It's a little bit late to be setting leeks out but I can't be the only one, there were queues of eager French gardeners collecting their bunches along with endives, lettuces, kale and cabbage seedlings.

Traditionally one trims the roots of leeks. This is falling out of fashion and you may read that it is unnecessary, even counter productive since it sets the plants back but it does little harm and does allow the young plants to be dropped into their deep planting holes with a chance of getting their feet in the soil. Because trimming roots does slow down the uptake of moisture for a while I also trim the leaves back to reduce the burden of transpiration, very important in hot weather.

Use a strong dibber - I use a poker but it's a bit narrow - to make holes 15-20cm apart in rows about 30cm apart. How deep you make them depends on the quality of your soil and what sort of leeks you like. Because I'm only interested in cooking a fairly short blanched white stem suits me so I make the holes about 15cm deep.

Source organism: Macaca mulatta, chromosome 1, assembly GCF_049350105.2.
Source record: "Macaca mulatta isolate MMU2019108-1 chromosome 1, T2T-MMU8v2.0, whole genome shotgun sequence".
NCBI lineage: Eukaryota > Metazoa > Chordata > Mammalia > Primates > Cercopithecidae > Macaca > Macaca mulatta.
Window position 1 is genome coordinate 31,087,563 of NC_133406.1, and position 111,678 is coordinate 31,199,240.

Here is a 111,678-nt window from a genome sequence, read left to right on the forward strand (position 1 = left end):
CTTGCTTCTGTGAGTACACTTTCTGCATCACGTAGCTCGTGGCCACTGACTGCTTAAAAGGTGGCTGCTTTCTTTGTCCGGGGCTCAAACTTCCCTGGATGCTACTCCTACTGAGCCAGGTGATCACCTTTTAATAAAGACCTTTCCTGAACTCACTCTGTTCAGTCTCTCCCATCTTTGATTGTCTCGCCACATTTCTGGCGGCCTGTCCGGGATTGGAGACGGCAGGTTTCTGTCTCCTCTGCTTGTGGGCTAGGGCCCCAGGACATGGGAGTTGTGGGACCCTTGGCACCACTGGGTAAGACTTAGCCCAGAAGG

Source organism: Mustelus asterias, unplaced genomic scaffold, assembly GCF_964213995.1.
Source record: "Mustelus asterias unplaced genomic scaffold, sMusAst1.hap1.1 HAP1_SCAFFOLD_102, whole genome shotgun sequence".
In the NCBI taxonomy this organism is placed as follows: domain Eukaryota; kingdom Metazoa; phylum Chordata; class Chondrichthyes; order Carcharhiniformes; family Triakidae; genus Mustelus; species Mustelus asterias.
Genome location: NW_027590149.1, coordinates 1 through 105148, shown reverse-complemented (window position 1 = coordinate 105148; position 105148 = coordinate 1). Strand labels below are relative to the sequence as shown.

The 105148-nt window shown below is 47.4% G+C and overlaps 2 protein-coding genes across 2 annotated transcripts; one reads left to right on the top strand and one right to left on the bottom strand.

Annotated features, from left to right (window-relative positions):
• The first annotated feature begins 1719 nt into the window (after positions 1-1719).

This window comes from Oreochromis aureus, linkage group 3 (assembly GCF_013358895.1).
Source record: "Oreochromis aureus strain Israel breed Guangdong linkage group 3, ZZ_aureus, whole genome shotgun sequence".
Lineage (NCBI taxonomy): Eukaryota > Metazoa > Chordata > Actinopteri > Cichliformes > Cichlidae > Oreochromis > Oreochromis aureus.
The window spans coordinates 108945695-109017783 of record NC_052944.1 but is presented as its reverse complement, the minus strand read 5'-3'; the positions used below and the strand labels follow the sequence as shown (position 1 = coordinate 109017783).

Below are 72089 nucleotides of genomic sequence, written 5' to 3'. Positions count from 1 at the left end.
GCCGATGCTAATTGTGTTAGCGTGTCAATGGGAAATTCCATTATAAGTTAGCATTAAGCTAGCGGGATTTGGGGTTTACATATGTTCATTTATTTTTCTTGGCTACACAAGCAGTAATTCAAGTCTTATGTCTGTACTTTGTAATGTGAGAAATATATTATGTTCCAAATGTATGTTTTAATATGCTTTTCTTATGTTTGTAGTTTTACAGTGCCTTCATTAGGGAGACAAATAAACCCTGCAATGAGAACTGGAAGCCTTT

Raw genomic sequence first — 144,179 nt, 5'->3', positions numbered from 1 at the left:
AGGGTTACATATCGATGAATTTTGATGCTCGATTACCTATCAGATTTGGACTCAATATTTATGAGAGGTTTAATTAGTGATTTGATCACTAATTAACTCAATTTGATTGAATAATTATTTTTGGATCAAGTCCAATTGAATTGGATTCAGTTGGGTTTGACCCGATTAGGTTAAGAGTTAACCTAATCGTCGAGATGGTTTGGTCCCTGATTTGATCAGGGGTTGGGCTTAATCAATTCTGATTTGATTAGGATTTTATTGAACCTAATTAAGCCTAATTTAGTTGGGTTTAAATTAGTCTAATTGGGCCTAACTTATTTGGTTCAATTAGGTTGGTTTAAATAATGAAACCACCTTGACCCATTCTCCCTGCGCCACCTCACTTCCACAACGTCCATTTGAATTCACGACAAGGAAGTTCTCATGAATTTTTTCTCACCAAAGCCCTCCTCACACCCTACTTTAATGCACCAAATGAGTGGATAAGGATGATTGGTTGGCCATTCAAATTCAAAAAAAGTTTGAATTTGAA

Pop a plant into each hole making sure it reaches the bottom with its roots but that it is straight in the hole. They're very difficult to pull if the stem gets kinked. Don't fill the hole but use a watering can to puddle into each depression with enough water to fill it. As the water drains down it will settle the soil over the roots and the plant will grow thick and strong in the loosened soil and space left for it.

The leeks will continue to grow whenever conditions are warm enough to permit it and they are very hardy. I expect to start pulling these in November and continue through until the last few come out at the end of March, one of the benefits of a mixed bag of seedlings.

To protect them from rampaging deer I've re-erected a 'cage' we constructed last summer. It's not sturdy but it should give those pesky deer the hint. These leeks are not for them to eat.

Friday 22 August 2008

Good Eating